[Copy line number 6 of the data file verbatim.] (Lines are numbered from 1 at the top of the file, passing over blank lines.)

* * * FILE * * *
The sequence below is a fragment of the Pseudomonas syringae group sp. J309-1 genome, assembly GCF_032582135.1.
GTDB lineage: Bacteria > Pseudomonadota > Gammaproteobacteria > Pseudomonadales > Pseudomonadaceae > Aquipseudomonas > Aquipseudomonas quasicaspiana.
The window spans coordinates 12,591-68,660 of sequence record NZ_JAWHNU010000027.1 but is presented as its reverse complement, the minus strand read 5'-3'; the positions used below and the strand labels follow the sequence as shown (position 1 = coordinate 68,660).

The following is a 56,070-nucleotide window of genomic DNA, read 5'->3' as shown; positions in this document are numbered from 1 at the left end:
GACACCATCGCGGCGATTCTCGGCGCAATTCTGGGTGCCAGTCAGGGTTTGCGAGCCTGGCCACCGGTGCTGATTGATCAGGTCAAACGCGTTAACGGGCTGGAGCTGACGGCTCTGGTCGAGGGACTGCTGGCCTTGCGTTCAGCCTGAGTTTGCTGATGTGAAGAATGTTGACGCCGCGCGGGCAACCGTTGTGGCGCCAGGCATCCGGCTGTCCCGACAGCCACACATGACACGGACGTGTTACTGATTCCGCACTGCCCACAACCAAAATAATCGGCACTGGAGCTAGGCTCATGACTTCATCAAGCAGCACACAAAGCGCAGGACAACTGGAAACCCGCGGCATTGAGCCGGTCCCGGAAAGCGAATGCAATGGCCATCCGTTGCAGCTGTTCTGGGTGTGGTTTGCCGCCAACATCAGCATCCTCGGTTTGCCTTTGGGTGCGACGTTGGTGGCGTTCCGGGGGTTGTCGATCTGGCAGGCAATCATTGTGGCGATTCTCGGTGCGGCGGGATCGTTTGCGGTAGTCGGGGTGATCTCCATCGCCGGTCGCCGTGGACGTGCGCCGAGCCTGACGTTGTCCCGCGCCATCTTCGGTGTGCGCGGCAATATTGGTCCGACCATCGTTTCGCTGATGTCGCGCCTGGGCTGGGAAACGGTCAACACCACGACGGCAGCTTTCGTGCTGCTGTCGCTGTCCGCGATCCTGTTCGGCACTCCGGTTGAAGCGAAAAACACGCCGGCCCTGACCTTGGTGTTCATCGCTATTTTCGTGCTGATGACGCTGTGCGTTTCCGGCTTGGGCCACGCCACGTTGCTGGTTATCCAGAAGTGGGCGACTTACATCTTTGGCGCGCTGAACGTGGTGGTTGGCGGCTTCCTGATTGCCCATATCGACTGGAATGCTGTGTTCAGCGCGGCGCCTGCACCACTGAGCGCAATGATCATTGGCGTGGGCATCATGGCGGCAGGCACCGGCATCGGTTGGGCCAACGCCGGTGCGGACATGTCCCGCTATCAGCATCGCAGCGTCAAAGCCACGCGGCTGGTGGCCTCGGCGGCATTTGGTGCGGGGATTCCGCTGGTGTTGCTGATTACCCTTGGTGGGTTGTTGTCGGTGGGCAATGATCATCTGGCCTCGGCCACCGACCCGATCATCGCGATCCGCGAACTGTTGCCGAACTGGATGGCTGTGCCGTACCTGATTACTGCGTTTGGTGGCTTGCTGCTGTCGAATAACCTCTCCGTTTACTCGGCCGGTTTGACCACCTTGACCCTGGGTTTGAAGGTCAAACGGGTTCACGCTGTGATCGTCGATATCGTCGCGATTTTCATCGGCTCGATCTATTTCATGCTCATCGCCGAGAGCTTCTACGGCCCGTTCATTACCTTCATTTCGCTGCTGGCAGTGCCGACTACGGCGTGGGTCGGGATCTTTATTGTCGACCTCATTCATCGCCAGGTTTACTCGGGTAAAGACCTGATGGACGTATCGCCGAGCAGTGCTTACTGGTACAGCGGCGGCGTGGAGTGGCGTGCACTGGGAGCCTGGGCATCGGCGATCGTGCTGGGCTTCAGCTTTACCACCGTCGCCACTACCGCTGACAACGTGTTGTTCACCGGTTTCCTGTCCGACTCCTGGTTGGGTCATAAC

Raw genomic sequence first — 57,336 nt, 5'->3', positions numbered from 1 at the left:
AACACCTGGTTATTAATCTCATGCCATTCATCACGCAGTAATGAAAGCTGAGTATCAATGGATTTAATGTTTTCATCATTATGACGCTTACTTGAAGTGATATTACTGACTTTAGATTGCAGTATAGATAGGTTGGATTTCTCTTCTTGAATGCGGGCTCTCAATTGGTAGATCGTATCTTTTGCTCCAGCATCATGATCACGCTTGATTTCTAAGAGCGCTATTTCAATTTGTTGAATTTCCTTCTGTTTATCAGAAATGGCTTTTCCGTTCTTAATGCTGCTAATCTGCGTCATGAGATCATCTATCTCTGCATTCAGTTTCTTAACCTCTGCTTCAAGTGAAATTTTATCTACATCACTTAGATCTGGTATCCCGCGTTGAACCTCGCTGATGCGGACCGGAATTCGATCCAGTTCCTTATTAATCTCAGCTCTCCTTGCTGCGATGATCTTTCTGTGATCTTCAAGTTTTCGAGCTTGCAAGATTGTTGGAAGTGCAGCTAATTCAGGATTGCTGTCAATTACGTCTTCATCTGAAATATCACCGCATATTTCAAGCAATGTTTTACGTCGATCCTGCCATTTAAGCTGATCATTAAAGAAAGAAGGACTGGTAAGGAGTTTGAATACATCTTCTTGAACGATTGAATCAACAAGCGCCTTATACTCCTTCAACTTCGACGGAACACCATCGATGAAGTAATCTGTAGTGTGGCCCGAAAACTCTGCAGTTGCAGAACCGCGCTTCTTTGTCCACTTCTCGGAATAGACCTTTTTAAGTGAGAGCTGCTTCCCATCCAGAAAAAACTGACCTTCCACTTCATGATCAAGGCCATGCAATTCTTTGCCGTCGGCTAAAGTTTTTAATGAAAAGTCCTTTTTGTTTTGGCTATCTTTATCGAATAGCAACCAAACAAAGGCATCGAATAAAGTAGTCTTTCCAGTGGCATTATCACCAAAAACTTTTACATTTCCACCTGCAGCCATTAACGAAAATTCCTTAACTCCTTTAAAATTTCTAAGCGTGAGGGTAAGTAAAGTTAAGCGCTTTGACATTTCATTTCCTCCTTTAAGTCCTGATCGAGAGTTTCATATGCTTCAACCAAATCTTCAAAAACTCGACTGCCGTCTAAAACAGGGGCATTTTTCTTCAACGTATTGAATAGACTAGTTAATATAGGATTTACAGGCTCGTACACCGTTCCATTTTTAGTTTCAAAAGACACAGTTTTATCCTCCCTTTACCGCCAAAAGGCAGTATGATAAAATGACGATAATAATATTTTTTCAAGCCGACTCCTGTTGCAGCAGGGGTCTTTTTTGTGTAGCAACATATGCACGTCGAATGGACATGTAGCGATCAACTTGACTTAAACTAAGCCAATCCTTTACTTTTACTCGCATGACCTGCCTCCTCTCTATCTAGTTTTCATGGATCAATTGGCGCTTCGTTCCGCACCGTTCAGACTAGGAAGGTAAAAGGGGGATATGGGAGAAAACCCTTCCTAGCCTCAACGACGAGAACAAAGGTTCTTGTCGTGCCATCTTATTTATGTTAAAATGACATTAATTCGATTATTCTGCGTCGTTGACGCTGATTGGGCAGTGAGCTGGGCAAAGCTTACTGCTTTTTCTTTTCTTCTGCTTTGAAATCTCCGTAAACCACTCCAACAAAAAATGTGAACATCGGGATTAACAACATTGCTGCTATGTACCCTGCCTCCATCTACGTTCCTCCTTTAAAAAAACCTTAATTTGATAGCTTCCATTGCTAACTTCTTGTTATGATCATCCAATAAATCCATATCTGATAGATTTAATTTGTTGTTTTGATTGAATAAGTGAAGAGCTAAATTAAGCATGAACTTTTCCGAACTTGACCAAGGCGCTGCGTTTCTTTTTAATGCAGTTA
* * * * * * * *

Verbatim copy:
Raw genomic sequence first — 57,336 nt, 5'->3', positions numbered from 1 at the left: